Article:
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Zeller, René


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4 articles of this author have been cited in the European Press Review so far.


Neue Zürcher Zeitung - Switzerland | 15/06/2015

Swiss reject socialist tax policy

The Swiss rejected an initiative for the introduction of an inheritance tax by a large majority on Sunday. The liberal-conservative Neue Zürcher Zeitung sees this as an indication of a change of mood in the country: "The 'no' to the inheritance tax initiative puts an end to the misguided redistribution offensive for now. Since 2011 the [social democratic] SP has been aggressively pushing for its programmatic vision of 'democratic socialism'. The conditions were favourable in the Federal Parliament buildings because both the Executive Federal Council and the parliament, not always, but with increasing frequency, were willing to go along with centre-left alliances. The Swiss people can be given credit for opposing this. The priorities of the electorate are different to those of the parliament. The people don't want rampant regulations or new taxes or laws that put entrepreneurs in shackles."

Neue Zürcher Zeitung - Switzerland | 23/09/2013

Swiss peace movement at a standstill

The Group for a Switzerland without an Army (GSwA) failed with a plebiscite against compulsory military service on the weekend. Around 73 percent of voters were in favour of maintaining generalised compulsory military service. In the view of the liberal-conservative daily Neue Zürcher Zeitung the old goals of the peace movement no longer have the popular support they once enjoyed: "The GSoA didn't just suffer a crushing defeat. At the same time it has actually strengthened the army and its supporters. ... The Swiss peace movement simply doesn't move people any more. It lacks new faces, new ideas. In the fight for support, the anti-military flame was burning low. The parties on the left gave the GSoA the cold shoulder. The Greens showed no more than lukewarm support for their indestructible [vice-president] Josef Lang. The Social Democratic Party was uninterested and only played a marginal role. This is all the expression of an even more profound deficit: the left does not have a coherent concept on how Switzerland should protect itself."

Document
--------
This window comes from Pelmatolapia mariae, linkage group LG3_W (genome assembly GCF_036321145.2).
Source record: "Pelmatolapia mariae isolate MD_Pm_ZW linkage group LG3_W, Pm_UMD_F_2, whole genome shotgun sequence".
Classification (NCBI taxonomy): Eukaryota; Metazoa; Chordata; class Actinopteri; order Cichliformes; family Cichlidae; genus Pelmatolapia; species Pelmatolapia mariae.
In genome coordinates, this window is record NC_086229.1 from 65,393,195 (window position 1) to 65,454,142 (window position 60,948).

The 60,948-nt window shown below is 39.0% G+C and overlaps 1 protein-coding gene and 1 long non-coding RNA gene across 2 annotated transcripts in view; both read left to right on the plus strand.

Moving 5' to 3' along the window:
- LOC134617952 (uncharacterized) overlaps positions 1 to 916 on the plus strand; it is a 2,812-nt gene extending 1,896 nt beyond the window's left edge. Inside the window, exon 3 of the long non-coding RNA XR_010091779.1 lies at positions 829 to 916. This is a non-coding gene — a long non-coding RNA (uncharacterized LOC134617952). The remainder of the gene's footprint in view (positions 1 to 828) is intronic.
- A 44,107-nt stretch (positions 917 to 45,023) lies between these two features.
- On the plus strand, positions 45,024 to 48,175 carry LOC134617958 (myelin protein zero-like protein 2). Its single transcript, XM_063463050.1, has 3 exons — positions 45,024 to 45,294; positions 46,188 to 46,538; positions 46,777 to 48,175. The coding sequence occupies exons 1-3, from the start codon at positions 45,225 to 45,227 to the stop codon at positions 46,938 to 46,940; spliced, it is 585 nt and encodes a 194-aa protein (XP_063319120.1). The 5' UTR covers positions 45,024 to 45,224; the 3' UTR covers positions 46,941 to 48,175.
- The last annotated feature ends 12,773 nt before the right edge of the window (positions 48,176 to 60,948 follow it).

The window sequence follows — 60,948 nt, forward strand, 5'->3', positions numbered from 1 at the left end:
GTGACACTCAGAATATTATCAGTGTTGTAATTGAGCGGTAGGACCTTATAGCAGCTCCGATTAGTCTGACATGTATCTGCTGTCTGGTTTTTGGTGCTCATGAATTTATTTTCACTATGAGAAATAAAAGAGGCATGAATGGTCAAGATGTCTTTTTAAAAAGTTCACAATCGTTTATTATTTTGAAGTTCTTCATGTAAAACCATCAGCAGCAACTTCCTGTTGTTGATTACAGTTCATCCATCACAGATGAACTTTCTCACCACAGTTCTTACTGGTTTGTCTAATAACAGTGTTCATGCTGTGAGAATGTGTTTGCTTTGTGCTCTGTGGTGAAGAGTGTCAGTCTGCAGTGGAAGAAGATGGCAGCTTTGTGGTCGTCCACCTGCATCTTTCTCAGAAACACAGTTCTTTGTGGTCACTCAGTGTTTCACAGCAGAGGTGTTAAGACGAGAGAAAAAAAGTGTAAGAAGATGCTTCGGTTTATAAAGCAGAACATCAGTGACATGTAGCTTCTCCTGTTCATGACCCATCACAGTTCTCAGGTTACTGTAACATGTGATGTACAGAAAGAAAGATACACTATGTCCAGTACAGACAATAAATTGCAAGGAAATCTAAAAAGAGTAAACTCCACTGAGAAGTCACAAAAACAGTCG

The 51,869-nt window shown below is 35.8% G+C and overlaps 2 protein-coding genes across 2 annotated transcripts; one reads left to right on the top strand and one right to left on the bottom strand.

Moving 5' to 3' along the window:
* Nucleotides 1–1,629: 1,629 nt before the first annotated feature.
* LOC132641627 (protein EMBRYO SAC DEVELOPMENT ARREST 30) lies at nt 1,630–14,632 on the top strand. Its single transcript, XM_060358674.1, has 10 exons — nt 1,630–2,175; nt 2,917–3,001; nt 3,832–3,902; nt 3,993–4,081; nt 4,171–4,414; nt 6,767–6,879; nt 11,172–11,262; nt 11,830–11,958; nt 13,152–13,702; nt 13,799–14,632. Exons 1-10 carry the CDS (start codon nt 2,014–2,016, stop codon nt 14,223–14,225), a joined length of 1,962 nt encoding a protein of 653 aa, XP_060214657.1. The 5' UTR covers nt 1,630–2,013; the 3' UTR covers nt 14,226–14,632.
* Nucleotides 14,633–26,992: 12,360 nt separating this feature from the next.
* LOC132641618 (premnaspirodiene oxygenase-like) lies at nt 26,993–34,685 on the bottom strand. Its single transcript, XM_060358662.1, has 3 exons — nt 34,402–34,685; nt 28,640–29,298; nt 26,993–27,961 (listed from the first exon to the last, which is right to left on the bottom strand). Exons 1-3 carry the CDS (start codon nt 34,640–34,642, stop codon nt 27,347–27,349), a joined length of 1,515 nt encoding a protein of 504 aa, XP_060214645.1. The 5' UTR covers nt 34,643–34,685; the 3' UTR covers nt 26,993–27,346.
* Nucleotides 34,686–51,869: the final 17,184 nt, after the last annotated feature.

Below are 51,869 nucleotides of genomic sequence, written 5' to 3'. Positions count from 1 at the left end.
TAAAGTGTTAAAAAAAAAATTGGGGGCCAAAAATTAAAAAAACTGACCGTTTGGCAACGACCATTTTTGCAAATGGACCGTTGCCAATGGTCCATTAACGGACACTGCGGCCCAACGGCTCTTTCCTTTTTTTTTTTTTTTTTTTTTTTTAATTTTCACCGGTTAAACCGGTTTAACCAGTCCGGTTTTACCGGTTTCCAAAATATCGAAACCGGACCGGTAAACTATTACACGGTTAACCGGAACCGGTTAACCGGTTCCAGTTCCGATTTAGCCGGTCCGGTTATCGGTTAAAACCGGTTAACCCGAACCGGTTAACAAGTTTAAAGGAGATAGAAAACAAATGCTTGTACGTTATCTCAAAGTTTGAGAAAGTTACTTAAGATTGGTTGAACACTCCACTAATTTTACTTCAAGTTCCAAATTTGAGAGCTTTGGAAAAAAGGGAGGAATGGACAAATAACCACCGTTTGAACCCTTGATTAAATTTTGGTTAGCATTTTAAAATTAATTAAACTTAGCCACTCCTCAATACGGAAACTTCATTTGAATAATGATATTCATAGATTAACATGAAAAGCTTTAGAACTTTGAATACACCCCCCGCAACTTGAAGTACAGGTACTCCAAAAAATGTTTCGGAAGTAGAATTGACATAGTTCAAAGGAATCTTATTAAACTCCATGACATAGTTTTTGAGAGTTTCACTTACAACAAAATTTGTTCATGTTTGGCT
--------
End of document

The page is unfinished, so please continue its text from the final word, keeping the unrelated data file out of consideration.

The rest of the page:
Neue Zürcher Zeitung - Switzerland | 23/08/2012

Germany should respect the Swiss system

In the tax dispute between Germany and Switzerland, the Swiss Finance Minister and current President of the Swiss Confederation Eveline Widmer-Schlumpf has compared the purchase by German authorities of CDs listing potential tax offenders with organised crime. The liberal-conservative daily Neue Zürcher Zeitung sides with the minister: "No government can afford to go back on a signed treaty because the other side would then hit upon the idea of forcing further concessions. The Swiss Federal Council would discredit itself completely if it were to allow Germany to squeeze the fiscal thumbscrews even tighter. ... Germany should also know that Switzerland takes its democratic rules and regulations very seriously indeed. The Federal Councillors ratified the tax agreement with Germany before the summer break. Now the referendum deadline is approaching. If the necessary 50,000 signatures are gathered in the allotted time, the people will have the last say in November. That's how our country works, and those to the north of the Rhine where different democratic rules apply should respect that. Good neighbourly relations depend on reciprocity."

Neue Zürcher Zeitung - Switzerland | 19/12/2010

Switzerland needs defence partners

According to Switzerland's official army report for 2010, the Swiss are not in a position to defend themselves on their own. The liberal-conservative daily Neue Zürcher Zeitung agrees: "The sobre finding that autonomous defence can no longer stand up to the challenges of the future has not sunk in sufficiently in Swiss political and military circles. Traditionally the Swiss have always had a hard time with changing direction. Independently of party colours, it must be understood that left to its own defences Switzerland cannot defeat a single terrorist group, that autonomous defence is unrealistic against airborne attacks and that ethnic gangs couldn't care less about where borders lie. The Federal Council, the defence minister and the head of the army should be more stout-hearted. If they meekly limit themselves to focusing on the lowest security denominator Switzerland's defence will be nothing more than empty sabre-rattling."

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